Donor Support for ‘Informal Social Movements’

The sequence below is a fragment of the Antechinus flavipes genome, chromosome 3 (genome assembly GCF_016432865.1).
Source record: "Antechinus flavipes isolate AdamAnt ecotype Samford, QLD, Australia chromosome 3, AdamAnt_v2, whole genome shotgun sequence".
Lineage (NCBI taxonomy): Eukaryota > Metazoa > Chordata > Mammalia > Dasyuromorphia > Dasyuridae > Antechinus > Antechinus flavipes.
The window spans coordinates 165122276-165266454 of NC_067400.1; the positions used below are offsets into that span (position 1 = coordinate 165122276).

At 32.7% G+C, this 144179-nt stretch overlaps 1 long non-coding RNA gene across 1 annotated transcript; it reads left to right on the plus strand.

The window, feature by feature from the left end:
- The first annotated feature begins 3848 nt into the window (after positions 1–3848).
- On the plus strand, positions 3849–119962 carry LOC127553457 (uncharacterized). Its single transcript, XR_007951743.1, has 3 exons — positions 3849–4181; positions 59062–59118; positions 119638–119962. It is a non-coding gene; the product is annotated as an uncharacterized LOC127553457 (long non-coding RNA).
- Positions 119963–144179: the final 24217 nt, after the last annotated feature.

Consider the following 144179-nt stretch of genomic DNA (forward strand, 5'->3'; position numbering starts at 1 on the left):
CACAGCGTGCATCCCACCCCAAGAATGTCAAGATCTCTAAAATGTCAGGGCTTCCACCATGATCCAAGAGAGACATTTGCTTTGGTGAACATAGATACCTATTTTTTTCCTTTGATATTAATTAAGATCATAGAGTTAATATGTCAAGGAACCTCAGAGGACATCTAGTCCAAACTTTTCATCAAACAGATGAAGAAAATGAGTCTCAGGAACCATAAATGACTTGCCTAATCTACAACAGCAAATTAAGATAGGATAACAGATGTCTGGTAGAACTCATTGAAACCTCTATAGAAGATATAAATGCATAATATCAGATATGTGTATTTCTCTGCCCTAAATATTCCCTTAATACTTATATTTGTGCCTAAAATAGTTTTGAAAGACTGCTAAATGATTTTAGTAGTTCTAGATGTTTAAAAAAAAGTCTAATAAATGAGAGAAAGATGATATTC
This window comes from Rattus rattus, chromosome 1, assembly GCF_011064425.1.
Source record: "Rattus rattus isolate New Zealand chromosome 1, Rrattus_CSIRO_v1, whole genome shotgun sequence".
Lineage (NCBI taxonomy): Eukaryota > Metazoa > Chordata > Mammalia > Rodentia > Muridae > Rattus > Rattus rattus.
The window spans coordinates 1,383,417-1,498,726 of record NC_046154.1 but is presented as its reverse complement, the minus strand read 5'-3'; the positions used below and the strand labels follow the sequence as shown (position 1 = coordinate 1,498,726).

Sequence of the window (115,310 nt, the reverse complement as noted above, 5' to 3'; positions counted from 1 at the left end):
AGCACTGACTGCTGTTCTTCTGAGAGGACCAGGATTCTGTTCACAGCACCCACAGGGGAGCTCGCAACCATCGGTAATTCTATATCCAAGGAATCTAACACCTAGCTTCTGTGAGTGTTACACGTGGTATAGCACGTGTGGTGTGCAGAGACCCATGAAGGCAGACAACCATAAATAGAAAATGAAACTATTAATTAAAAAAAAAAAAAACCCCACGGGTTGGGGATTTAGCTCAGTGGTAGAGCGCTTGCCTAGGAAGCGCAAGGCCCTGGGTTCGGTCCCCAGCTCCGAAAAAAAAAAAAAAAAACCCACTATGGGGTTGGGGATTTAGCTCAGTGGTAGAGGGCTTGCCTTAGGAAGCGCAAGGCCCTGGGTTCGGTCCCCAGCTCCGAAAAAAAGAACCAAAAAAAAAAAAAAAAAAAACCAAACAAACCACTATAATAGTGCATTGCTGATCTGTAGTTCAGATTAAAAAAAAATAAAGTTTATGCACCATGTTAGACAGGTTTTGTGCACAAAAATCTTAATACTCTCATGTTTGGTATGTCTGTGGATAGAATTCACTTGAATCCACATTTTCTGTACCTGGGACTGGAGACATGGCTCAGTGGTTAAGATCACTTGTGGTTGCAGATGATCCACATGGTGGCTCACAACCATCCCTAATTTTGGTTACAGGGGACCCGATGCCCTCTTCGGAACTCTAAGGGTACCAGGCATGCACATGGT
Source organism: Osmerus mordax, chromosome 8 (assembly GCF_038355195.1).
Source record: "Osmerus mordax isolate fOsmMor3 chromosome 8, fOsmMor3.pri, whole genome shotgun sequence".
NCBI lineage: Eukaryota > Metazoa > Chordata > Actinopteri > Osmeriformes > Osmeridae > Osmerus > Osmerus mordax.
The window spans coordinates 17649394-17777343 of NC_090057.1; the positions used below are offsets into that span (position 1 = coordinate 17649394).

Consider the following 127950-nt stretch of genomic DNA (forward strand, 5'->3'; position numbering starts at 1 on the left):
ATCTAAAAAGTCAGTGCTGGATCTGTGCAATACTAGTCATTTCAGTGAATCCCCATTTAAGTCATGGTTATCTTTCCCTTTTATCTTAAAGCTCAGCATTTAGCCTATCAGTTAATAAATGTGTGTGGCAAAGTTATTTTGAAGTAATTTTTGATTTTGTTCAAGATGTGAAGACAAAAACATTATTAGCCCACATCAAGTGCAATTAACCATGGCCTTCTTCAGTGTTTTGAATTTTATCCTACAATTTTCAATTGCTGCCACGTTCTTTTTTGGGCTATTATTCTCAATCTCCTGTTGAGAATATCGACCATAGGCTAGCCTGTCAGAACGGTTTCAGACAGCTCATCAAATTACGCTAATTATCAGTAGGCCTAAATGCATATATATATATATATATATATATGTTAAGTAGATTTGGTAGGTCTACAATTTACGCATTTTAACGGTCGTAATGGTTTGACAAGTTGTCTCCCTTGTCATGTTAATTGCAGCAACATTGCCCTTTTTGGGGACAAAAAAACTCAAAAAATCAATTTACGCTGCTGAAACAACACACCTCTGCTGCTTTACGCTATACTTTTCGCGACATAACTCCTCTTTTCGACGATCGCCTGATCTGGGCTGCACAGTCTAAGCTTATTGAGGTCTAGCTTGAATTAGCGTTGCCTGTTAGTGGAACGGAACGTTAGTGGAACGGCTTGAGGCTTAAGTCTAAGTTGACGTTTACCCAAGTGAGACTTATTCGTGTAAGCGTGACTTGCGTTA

“Social movements” are by definition informal or semi-formal, as opposed to the formal structure of a stable association, such as a club, a corporation, or a political party. They are relatively long lasting over a period of weeks, months, or even years rather than flaring up for a few hours or a few days and then disappearing (Smelser et al., 2020). There is a substantial and growing body of work dedicated to social movements, encompassing a wide range of views about how to define them (Smelser et al., 2020). This is complicated by the use of other terms which shade into the idea of “social movements”, such as grass-roots mobilisation/ movements, non-traditional civil society organisations, voluntary organisations, civic space, new civic activism, active citizenship, to name a few. There is also an implied informality to the term “social movements”, so that the research for this rapid review used both “social movement” and “informal social movement”. Thus this rapid review seeks to find out what approaches do donors use to support “informal social movements” in their programming, and what evidence do they base their strategies on. The evidence found during the course of this rapid review was drawn from both the academic literature, and think-tank and donor reports. The academic literature found was extremely large and predominantly drawn from single case studies around the world, with few comparative studies. The literature on donor approaches found from both donors and think tanks was not consistently referenced to research evidence but tended to be based on interviews with experienced staff and recipients.